Protect the Partnership is a coalition of local business and civic leaders and community organizations opposed to the re-opening of the Kansas Expanded Lottery Act and the reduction in gaming taxes at The Woodlands. Changing the laws to provide a tax break to the new Woodlands owner, Phil Ruffin, will hurt education, local charities, community organizations and would send a signal to businesses that Kansas is not a trusted business partner.

The push to reopen The Woodlands at a lower tax rate is being led by billionaire Phil Ruffin, from Las Vegas and a small group of non-Wyandotte County horse and dog-racing interests that do not have a stake in the future of Wyandotte County. They continue to try and persuade legislators in Topeka that this action must be taken in order to open the Woodlands and save their industry. However, what they don’t tell the public is that they can re-open racing and install slot machines at the Woodlands today under the current law. But their push to cut their taxes will be to the detriment of other businesses who have already committed and invested in this community.


Kansas Expanded Lottery Act (KELA)

In 2007, the Kansas State Legislature passed SB66, the Kansas Expanded Lottery Act (KELA). This legislation allowed for four destination casinos to be built in four separate casino zones. It also allowed for the state’s horse and greyhound racetracks to install slot machines in order to support horse and dog racing operations.

While the pari-mutuel operators in the state were awarded the slots licenses outright and could begin gaming operations immediately, casino developers had to compete for the four destination casino licenses and had to invest a minimum $250 million in their respective casino developments ($225 million in capital investment plus a $25 million privilege fee).

In 2009, International Speedway Corporation and Penn National Gaming won the right to develop and operate the casino here in Wyandotte County on turn two of the Kansas Speedway. The partnership, Kansas Entertainment, invested over $300 million and opened Hollywood Casino at Kansas Speedway in February 2012.


As part of their bid for the license, the Hollywood Casino project proposed additional revenue sharing programs above and beyond the state’s and local government’s share outlined in KELA.

1% annually to the Unified Government for distribution to community organizations throughout Wyandotte County. For more information about the Hollywood Casino grant fund, visit: – This equates to ~$1.4 million annually.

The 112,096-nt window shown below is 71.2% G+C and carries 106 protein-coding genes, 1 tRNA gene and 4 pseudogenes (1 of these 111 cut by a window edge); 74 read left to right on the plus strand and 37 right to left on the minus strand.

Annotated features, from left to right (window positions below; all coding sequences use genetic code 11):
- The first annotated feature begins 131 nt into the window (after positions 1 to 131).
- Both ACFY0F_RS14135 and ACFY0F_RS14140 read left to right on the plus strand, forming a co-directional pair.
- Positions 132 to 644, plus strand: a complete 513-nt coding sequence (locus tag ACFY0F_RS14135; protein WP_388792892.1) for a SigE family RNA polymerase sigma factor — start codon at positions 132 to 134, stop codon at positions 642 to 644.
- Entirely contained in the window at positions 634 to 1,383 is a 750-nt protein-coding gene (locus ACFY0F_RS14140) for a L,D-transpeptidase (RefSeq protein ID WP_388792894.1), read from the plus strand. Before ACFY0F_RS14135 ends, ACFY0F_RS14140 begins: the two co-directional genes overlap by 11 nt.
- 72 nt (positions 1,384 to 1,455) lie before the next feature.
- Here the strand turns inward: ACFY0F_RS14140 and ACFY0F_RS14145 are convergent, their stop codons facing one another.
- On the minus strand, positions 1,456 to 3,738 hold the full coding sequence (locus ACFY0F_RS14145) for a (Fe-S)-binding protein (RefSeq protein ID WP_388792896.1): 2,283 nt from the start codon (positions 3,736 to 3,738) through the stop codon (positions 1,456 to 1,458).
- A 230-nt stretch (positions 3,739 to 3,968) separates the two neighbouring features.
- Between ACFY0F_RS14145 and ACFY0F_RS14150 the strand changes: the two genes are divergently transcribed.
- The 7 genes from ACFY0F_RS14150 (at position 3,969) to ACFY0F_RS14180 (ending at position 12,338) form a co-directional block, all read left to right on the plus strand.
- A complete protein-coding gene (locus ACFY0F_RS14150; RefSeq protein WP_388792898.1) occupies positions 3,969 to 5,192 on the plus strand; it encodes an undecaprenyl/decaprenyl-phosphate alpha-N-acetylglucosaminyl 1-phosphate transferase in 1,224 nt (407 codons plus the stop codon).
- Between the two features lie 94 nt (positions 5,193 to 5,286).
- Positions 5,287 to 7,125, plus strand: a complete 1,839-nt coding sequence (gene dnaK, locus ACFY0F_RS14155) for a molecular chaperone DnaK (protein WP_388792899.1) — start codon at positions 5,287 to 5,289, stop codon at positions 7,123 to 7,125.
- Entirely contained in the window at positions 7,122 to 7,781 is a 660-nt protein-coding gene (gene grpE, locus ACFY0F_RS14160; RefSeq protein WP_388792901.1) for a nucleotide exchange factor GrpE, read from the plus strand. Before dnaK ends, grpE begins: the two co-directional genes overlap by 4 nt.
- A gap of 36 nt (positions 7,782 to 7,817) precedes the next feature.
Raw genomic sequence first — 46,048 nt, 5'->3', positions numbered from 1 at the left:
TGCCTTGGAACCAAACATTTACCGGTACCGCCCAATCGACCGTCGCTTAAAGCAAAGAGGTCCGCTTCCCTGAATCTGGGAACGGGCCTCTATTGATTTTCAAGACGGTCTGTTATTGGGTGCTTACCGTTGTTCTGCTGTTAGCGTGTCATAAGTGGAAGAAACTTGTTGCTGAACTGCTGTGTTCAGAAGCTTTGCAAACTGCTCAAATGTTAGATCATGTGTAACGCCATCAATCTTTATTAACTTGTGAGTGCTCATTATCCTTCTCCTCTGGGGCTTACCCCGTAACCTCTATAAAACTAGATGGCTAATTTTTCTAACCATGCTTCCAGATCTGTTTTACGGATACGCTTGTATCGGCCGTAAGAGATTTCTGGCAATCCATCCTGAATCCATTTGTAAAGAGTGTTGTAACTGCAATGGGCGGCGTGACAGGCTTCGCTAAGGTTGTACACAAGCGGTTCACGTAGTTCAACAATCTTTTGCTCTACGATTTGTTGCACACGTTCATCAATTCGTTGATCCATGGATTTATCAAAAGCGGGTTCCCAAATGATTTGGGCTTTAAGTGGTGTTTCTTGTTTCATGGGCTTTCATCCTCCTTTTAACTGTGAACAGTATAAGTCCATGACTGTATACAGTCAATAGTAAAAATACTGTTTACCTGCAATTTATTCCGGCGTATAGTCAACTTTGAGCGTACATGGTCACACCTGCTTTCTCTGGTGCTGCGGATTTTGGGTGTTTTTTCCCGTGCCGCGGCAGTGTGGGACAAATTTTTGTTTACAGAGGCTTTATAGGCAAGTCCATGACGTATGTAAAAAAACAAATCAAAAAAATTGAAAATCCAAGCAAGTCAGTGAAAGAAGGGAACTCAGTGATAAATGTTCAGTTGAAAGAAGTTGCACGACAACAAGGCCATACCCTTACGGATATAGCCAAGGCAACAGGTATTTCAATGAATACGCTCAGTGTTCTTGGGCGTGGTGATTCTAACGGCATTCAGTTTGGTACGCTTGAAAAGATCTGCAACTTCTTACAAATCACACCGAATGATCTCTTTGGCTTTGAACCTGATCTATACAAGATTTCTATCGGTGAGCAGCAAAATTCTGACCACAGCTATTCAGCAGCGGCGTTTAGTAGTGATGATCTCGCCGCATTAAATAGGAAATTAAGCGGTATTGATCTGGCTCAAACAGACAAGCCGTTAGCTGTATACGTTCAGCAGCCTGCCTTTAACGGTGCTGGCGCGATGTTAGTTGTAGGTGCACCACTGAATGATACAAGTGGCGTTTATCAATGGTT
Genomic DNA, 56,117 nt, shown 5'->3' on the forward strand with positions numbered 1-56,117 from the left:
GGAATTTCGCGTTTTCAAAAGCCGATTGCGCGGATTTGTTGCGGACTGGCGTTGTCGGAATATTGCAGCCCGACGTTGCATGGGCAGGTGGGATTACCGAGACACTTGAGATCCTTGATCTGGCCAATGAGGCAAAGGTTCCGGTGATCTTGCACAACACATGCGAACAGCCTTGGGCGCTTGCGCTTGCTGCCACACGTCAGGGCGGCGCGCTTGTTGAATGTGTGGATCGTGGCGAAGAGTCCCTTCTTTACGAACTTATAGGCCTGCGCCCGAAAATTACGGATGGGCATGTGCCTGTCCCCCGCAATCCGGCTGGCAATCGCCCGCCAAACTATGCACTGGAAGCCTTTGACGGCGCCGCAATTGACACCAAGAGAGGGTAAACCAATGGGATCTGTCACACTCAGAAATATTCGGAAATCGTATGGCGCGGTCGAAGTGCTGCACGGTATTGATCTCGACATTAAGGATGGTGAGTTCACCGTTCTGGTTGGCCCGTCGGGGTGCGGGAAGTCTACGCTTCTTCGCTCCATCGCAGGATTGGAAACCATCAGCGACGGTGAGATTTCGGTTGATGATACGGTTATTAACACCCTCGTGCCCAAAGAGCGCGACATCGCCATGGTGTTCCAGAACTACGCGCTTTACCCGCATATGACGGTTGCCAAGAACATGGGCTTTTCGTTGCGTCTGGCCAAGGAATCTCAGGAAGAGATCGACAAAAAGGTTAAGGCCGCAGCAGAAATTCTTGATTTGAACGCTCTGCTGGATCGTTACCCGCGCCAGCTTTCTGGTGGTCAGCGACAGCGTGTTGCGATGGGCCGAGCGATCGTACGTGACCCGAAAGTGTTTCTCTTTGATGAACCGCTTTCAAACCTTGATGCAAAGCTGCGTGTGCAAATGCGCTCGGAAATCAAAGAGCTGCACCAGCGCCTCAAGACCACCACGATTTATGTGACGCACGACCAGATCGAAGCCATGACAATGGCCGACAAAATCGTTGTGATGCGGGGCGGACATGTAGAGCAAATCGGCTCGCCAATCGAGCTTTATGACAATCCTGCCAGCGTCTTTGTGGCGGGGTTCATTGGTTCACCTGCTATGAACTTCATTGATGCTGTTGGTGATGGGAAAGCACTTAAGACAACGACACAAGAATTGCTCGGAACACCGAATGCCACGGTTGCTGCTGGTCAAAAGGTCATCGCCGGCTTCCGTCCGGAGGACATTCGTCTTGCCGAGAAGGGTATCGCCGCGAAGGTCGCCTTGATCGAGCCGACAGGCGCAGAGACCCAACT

1% annually to the Unified Government until construction commences on a hotel. This
equates to ~$1.4 million annually.

$500,000 in additional funds for charitable organizations in Wyandotte County
$500,000 annually split among non-host school districts (Turner, USD 500 and Piper)
$100,000 annually to Wyandotte County Parks & Recreation
$25,000 annually to Wyandotte County Conventions & Visitors Bureau
$10,000 annually to Kansas City Chamber of Commerce

2 free billboards at Kansas Speedway promoting Kansas Tourism.

All totaled, Hollywood Casino generates over $4 million

above and beyond what is required by state law, every year to Wyandotte County agencies, school districts and community organizations.


to Wyandotte County & Surrounding Community

Changing the rules to better suit the Woodlands’ new owner is a bad signal to businesses looking to do business in Kansas and even worse, here in Wyandotte County. As a community we are invested in the success of Hollywood Casino – nearly $4 million in revenues (not including property and other non-gaming taxes) come to local agencies and community organizations as a result of the agreement we have with Hollywood Casino. If the current rules are changed for the Woodlands, we face the followings risks:

  • If provided a tax advantage, the Woodlands would severely reduce the revenues at Hollywood Casino and in turn, hurt the revenues that we receive from them – particularly the 1% for the Hollywood Casino Grant Fund, the 1% hotel fee and the 3% host community fee paid to the UG from the state’s share of gaming revenues.
  • It provides grounds for Hollywood Casino to seek a refund of the its $25 million application fee from the State of Kansas.
  • It could also negate the contract the state has with Hollywood Casino and provide a basis for the casino to re-negotiate its contract with the State and us here in Wyandotte County.
  • This means the $500,000 payment made annually to the Piper, Turner and USD 500 school districts are at risk.
  • It puts future economic development prospects for Wyandotte County at risk – who wants to do business with a State that backs out of its contracts and agreements?
  • Jobs created by the Woodlands new and lower tax rate will only be offset by job losses at Hollywood Casino.
  • International Speedway Corporation will reconsider their events strategy at Kansas Speedway.

The bottom line:

How can we support legislation that would cause a negative impact to state revenues, state education dollars, local charitable dollars and our economic development prospects? The answer is, we can’t